Israel says Rep. Rashida Tlaib can visit grandmother after promising “not promote boycotts” on humanitarian visit

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Rashida Tlaib

Rep. Rashida Tlaib, D-Mich., Rep. Veronica Escobar, D-Texas, gestures while testifying before the House Oversight Committee hearing on family separation and detention centers, Friday, July 12, 2019 on Capitol Hill in Washington. (AP Photo/Pablo Martinez Monsivais)

U.S. Rep. Rashida Tlaib listens to a comment from a constituent during a town hall-style meeting in Inkster, Michigan, Aug. 15, 2019.
U.S. Rep. Rashida Tlaib listens to a comment from a constituent during a town hall-style meeting in Inkster, Michigan, Aug. 15, 2019.REUTERS/REBECCA COOK

ISRAEL — Israel said Friday that it had received and granted a request by U.S. Rep. Rashida Tlaib to visit the West Bank on humanitarian grounds. The move comes a day after the Israeli government said it would bar Tlaib and another Democratic congresswoman, who support a Palestinian-led boycott movement over Israel’s policies in the Palestinian territories, from entering the country.

Israeli media said earlier on Friday that the government was mulling Tlaib’s request to visit the West Bank, where she has family, and that it could require her to agree to preconditions for the visit.

Israeli Interior Minister Aryeh Deri said in a statement on Friday that Tlaib had asked to visit her 90-year-old grandmother in the West Bank. In a letter published by Deri’s office, Tlaib said she would respect any restrictions and would “not promote boycotts” during her visit.

On Thursday, Prime Minister Benjamin Netanyahu said the country’s interior minister had decided to deny entry to Reps. Tlaib of Michigan and Ilhan Omar of Minnesota, who were scheduled to visit next week. He said he supported that decision, which drew swift rebukes from Democratic leaders in Congress as well as the leading pro-Israel lobbying group in the U.S.

On Thursday morning, before Israel announced it would bar the joint visit by the congresswomen, President Trump said on Twitter it would show “weakness” by Israel to let them into the country.

“It would show great weakness if Israel allowed Rep. Omar and Rep. Tlaib to visit,” Mr. Trump wrote. “They hate Israel & all Jewish people, & there is nothing that can be said or done to change their minds. Minnesota and Michigan will have a hard time putting them back in office. They are a disgrace!”

Netanyahu said in a statement hours later that, “as a free and vibrant democracy, Israel is open to critics and criticism, with one exception: Israeli law prohibits the entry into Israel of those who call for and work to impose boycotts on Israel. Congresswomen Tlaib and Omar are leading activists in promoting the legislation of boycotts against Israel in the American Congress.”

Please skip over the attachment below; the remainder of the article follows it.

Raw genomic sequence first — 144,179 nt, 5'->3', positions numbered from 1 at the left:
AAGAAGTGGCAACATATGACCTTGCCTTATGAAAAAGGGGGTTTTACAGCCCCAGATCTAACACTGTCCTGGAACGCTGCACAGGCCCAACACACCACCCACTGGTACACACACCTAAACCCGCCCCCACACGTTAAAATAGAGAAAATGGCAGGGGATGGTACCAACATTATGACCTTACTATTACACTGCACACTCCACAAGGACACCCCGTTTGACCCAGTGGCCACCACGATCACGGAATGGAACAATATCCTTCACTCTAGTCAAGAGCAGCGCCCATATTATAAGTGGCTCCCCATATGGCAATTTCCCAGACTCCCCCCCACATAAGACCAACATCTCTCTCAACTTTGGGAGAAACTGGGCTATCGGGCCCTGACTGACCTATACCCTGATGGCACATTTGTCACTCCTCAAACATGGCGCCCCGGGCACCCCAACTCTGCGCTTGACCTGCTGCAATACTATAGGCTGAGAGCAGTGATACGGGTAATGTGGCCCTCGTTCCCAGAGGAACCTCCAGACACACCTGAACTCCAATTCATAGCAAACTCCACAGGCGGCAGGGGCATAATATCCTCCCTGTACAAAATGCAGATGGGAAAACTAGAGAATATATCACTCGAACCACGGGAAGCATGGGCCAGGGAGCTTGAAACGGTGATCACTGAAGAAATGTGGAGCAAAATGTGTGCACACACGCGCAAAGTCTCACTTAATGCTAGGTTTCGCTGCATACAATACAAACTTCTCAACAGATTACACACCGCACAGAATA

Netanyahu said the pair’s itinerary “revealed that they planned a visit whose sole objective is to strengthen the boycott against us and deny Israel’s legitimacy.”

In a statement posted to Twitter, Omar called Netanyahu’s decision “an affront.”

“It is an affront that Israeli Prime Minister Netanyahu, under pressure from President Trump, would deny entry to representatives of the U.S. government. Trump’s Muslim ban is what Israel is implementing, this time against two duly elected Members of Congress,” Omar said.

“The irony of the ‘only democracy’ in the Middle East making such a decision is that it is both an insult to democratic values and a chilling response to a visit by government officials from an allied nation,” Omar continued.

House Speaker Nancy Pelosi denounced the decision to bar them entry, calling it “a sign of weakness, and beneath the dignity of the great State of Israel.” She also called President Trump’s earlier statements about the congresswomen “a sign of ignorance and disrespect, and beneath the dignity of the Office of the President.”

An aide to Rep. Steny Hoyer of Maryland, the House majority leader, said he “believes refusing them entry is a grave mistake that undermines the bipartisan pro-Israel consensus.” Senate Majority Leader Chuck Schumer called on the government to reverse its decision, saying it “will only hurt the U.S.-Israeli relationship and support for Israel in America.”

The American Israel Public Affairs Committee (AIPAC), the most influential pro-Israel organization in the U.S., likewise said it disagreed with the move. 

“We disagree with Reps. Omar and Tlaib’s support for the anti-Israel and anti-peace BDS movement, along with Rep. Tlaib’s calls for a one-state solution,” the group said on Twitter. “We also believe every member of Congress should be able to visit and experience our democratic ally Israel firsthand.”

The first-term Muslim members of Congress are outspoken critics of Israel’s treatment of the Palestinians. Tlaib’s family immigrated to the U.S. from the West Bank. Omar has been accused of anti-Semitism for previous remarks about Israel, but has apologized for her incendiary comments.

First published on August 16, 2019 / 6:08 AM

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